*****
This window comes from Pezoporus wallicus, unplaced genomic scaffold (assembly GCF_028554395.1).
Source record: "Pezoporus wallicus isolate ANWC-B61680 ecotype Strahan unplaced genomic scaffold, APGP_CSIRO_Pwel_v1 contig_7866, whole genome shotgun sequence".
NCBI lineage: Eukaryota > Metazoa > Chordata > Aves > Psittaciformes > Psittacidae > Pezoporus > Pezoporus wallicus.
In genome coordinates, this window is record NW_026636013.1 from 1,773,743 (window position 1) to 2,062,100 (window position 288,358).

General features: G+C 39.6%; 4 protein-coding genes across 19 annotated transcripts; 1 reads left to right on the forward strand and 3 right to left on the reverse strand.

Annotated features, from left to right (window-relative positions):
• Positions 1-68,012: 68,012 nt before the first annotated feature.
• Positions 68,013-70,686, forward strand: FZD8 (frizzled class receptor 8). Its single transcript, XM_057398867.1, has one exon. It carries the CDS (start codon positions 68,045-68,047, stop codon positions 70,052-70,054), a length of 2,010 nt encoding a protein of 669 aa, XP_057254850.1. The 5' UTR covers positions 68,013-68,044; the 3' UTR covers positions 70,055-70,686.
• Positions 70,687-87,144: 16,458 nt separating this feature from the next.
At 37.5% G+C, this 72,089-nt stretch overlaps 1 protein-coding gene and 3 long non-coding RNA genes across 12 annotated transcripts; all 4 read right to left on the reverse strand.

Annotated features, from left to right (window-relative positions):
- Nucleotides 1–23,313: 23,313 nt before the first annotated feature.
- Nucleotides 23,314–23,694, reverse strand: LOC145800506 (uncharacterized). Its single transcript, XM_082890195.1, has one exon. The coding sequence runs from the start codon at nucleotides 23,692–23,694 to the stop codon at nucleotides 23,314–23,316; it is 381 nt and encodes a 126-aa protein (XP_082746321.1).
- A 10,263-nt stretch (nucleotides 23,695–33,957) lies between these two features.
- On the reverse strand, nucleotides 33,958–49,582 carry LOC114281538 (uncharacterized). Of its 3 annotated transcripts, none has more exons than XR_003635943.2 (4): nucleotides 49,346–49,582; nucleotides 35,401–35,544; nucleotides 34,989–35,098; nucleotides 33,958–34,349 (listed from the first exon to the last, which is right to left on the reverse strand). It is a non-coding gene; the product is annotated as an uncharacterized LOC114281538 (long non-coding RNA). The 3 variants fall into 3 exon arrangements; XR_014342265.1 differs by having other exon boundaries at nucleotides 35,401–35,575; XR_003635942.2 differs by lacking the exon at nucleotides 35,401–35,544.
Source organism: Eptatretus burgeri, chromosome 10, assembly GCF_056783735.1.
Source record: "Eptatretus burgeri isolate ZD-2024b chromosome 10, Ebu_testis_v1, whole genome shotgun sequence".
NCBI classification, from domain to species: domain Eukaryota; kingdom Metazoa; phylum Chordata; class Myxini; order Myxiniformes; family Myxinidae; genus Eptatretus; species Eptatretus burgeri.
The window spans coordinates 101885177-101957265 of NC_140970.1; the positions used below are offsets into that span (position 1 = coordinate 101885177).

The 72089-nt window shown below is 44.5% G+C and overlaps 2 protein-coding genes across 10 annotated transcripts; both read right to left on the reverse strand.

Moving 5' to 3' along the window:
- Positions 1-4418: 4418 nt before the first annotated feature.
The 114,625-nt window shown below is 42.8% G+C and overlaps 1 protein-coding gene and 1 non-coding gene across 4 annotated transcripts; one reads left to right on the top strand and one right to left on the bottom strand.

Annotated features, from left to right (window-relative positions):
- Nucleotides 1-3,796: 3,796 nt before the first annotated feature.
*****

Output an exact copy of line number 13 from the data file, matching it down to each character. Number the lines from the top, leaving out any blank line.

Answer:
- Nucleotides 23,314–23,694, reverse strand: LOC145800506 (uncharacterized). Its single transcript, XM_082890195.1, has one exon. The coding sequence runs from the start codon at nucleotides 23,692–23,694 to the stop codon at nucleotides 23,314–23,316; it is 381 nt and encodes a 126-aa protein (XP_082746321.1).